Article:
the cephalo-thorax and abdomen as in Steatoda, one of the Theridiidae and Cambridgea, one of the Agalenidae. It is believed that the males of these species signal to their females by means of the sound these organs emit. The greatest disparity in size between the sexes is met with in the tropical genus Nephila, the females of which are gigantic representatives of the Argyopidae. The male, however, is a veritable pigmy beside the female, and during copulation presents the appearance of a parasite attached to her abdomen. It has been suggested that the diminutive size of the male is of great advantage to him during courtship, because he is enabled to move easily thereby to escape from her clutches should she turn upon him with hostile intent.
All spiders possess a pair of poison-glands, one in each of the chelicerae or mandibles and opening by means of a duct at the tip of the fang. The primary function of this poison is to kill the prey upon which they feed, its action being very rapid upon insects. In a great majority of cases, however, it is comparatively innocuous to human beings, despite legends to the contrary that have arisen in connexion with certain species like the tarantula. The bite, however, of any spider, strong enough to pierce the skin, may give rise to a certain amount of local inflammation and pain depending principally upon the amount of poison injected. The bite, for example, of large species of the family Aviculariidae, sometimes called Mygales, and sometimes, but erroneously, known as tarantulas, species which have fangs half an inch long and as sharp as needles and a considerable quantity of poison, may be very painful, though seldom serious provided the health of the patient be good. There is one possible exception, however, to the innocuous nature of the poison and this is supplied by the species of the genus Lathrodectus, one of the Theridiidae. There is no actual proof that this spider is more poisonous than others, but it is a significant fact that its species, inhabiting countries as widely separated as Chile, Madagascar, Australia, New Zealand and South Europe are held in great fear by the indigenous population, and many stories are current of serious or fatal results following their bites. Many of the species of these spiders, moreover, are very conspicuously coloured, being either wholly black or black relieved by fiery red spots, forcibly suggesting that they are warningly coloured. Some of the species of Aviculariidae also appear to be warningly coloured with black or black and red, and their coloration is associated with the urticating nature of their bristles, which makes them highly unpalatable to vertebrate foes. So far as is known, however, only the large spiders belonging to this group possess this special means of defence, and in many other species this is accompanied by highly-developed stridulating organs resembling those of rattlesnakes and scorpions in function. Others again, like Gasteracantha and Acrosoma, belonging to the Argyopidae, are armed with sharp and strong abdominal spines, and these spiders are hard-shelled like beetles and are spotted with black on a reddish or yellow ground, their spines shining with steel-blue lustre. The majority of spiders, however, are soft-skinned and succulent, and are tasty morsels for insectivorous reptiles, birds and mammals. Hence as a very general rule the coloration makes for concealment under natural conditions of existence, and the instincts which lead to concealment are very highly developed. As instances of procryptic or celative coloration may be mentioned that of the species of the genus Dolomedes, one of the Lycosidae, which lives amongst reeds and is marked with a pair of longitudinal yellow lines which harmonize with the upright stalks of the vegetation, and Lycosa picta, which lives on the sand, can scarcely be seen on account of its mottled pattern: Sparassus smargdulus and the species of Pecucetia, which are found amongst grass or low green herbage, are mostly green in colour, and Salticus scenicus is banded with white and black to match the grey tint of the rocks and stone walls on which it hunts its prey. Similar instances of protective coloration could be cited without end. Sometimes the shape of the spider combines with the colour to produce the same effect, as in the species of Uloborus, which as they hang in thin shabby-looking webs exactly resemble fragments of wind-blown rubbish. The success of procryptic coloration depends, however, very largely upon stillness, and the instinct to keep stationary without moving a limb is a marked characteristic of all spiders unless engaged in hunting or fleeing from imminent danger. The instinct reaches its highest development in the phenomenon miscalled “death feigning.” Spiders of various families will, when alarmed, lie absolutely still with legs tucked up and allow themselves to be pushed and rolled, and handled in various ways without betraying that they are alive by the slightest movement. But it would be absurd to suppose that they are in reality pretending to be dead, because there is no reason to think they can have any knowledge of death. They are merely practising the inherited instinct to lie motionless, movement being the only indication of the presence of living prey known to many insectivorous animals. When concealment is no longer possible terrestrial species, like the Lycosidae, dart swiftly to the nearest shelter afforded by crevices in the soil, stones, fallen leaves or logs of wood, while those that live in bushes, like the Argyopidae, drop straight to the ground and lie hidden in the earth or in the fallen vegetation beneath.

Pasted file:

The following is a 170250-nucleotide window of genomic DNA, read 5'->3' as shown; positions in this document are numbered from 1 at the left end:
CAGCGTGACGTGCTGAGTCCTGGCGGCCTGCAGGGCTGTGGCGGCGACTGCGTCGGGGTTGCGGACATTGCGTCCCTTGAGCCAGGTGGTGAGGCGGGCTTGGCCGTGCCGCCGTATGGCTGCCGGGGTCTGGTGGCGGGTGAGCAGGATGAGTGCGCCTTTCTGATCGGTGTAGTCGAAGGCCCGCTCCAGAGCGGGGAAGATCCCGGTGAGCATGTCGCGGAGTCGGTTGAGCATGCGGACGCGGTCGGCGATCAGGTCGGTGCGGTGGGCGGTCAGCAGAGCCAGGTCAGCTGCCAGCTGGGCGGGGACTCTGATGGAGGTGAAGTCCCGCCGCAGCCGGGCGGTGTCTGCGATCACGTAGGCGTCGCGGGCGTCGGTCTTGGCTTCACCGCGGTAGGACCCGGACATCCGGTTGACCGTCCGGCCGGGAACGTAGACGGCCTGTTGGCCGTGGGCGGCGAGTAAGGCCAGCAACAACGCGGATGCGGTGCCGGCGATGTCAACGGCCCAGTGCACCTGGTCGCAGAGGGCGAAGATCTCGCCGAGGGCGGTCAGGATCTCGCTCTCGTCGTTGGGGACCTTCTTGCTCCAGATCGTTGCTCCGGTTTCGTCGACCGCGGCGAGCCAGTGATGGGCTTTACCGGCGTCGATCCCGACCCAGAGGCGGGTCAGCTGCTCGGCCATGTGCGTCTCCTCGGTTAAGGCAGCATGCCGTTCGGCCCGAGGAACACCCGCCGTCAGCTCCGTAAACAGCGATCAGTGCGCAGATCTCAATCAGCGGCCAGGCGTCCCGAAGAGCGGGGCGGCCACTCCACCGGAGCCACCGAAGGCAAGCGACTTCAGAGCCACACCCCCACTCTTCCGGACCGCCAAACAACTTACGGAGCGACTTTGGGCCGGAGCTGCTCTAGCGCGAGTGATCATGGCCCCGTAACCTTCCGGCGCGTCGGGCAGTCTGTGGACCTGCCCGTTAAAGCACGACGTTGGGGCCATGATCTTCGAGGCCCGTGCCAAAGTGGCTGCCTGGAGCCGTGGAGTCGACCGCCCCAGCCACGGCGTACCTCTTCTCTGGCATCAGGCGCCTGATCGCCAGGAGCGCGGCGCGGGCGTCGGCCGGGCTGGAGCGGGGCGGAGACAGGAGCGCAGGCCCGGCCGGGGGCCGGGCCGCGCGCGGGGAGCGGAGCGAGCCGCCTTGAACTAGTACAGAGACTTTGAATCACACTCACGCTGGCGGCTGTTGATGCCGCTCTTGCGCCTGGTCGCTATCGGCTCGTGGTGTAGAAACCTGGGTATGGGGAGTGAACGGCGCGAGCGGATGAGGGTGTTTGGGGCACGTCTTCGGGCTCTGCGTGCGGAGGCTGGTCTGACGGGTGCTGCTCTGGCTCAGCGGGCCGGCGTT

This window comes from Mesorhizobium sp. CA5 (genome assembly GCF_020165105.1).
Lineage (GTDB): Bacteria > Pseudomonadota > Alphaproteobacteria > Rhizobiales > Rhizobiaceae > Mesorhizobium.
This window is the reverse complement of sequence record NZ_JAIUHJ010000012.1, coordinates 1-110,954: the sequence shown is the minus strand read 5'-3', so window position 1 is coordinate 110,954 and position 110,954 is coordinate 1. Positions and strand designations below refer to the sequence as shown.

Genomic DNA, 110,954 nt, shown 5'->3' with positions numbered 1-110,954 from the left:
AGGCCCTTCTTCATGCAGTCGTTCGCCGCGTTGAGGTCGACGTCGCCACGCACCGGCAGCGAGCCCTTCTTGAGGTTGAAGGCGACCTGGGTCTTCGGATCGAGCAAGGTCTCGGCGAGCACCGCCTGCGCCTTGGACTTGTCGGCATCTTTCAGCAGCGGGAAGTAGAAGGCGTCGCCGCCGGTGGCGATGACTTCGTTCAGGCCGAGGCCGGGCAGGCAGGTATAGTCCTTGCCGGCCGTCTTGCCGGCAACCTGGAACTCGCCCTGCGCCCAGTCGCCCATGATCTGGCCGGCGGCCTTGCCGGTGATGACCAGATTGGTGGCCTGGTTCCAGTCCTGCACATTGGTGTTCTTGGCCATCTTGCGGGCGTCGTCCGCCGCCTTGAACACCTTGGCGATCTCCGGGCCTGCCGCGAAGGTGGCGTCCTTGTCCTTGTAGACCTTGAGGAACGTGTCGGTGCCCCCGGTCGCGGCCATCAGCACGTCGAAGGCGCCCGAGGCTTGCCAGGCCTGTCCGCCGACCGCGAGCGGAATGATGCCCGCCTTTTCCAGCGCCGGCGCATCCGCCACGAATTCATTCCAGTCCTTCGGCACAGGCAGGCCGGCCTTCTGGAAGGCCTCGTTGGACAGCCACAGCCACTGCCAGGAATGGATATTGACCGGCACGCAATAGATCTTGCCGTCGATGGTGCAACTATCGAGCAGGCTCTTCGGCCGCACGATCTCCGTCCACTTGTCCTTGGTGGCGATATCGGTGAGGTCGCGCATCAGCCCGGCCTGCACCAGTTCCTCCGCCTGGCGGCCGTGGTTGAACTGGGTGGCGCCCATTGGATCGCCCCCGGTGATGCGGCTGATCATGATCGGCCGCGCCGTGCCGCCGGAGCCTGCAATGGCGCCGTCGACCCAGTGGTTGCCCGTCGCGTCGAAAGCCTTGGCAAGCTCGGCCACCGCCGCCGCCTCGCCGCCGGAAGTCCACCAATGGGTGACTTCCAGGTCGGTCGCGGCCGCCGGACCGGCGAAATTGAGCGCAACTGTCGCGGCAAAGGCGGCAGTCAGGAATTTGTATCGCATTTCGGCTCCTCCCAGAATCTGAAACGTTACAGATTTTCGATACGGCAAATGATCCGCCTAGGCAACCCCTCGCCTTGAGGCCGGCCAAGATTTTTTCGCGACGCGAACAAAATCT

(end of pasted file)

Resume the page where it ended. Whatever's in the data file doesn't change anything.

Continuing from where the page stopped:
The extent to which procryptic coloration and instincts favouring concealment are developed indicates that generation after generation spiders have been subjected to persecution from enemies. No doubt large numbers are devoured by insectivorous birds, mammals and reptiles, but the mortality due to them and other foes sinks into insignificance beside that caused by the persecution of hymenopterous insects of the families Ichneumonidae and Pompilidae, especially of the latter, many species of which systematically ransack the country for spiders wherewith to feed their young in the breeding season. It is no exaggeration to say that countless thousands of spiders of all families are annually destroyed by these insects, and there is no reason to doubt that destruction on at least as great a scale has been going on for centuries, too many even to guess at. Hence it is probable that no factor has had a greater influence than these wasps in moulding the protective instincts and habits of spiders. One interesting phenomenon in spider-life seems to be directly and certainly traceable to this influence, and that is mimicry of ants. In several families of spiders, but principally in those like the Clubionidae and Salticidae, which are terrestrial in habits, there are species which not only live amongst ants, but so closely resemble them in their shape, size, colour and actions that it requires a practised eye to distinguish the Arachnid from the insect. Now the Pompilidae or mason wasps provision their cells with insects of many different kinds, as well as with spiders; but, of the hundreds of species of these wasps that have been described from different parts of the world, only one is known to use ants for this purpose; and this species is not one that preys upon spiders. On the other hand it has been specially recorded of two of the species of spider-destroyers that they have great dislike and apparent fear of these little poisonous Hymenoptera. So, too, does it appear that ants are entirely immune to the attacks of Ichneumonidae, which destroy hosts of other insects and of spiders by laying their eggs upon their bodies. But since ants are not persecuted by these two families of Hymenoptera, the greatest enemies spiders have to contend with, it is evident that mimicry of ants is of supreme advantage to spiders. Ants, however, are not the only animals mimicked by spiders. Some members of the Argyopidae (Cyclosa) are exactly like small snails; others (Cyrtarachne) resemble Coccinellidae in shape and colour. Now, Coccinellidae (ladybirds) are known to be highly distasteful to most insectivorous mammals and birds, and snails would be quite unfit food for the Pompilid or Ichneumonid larvae, so that the reason for the mimicry in these cases is also perfectly clear. The exact extent, however, to which each particular class of enemy has affected the protective habits and attributes of spiders is by no means always evident; and it is impossible to discuss the question in detail within the limits of a short article. But two instances of extreme deviation from the ordinary mode of life due, apparently, like ant-mimicry, solely, if not wholly, to the persecution of Hymenoptera, may be cited as illustrations of the profound effect upon habit brought about by long-continued persecution from enemies of this kind.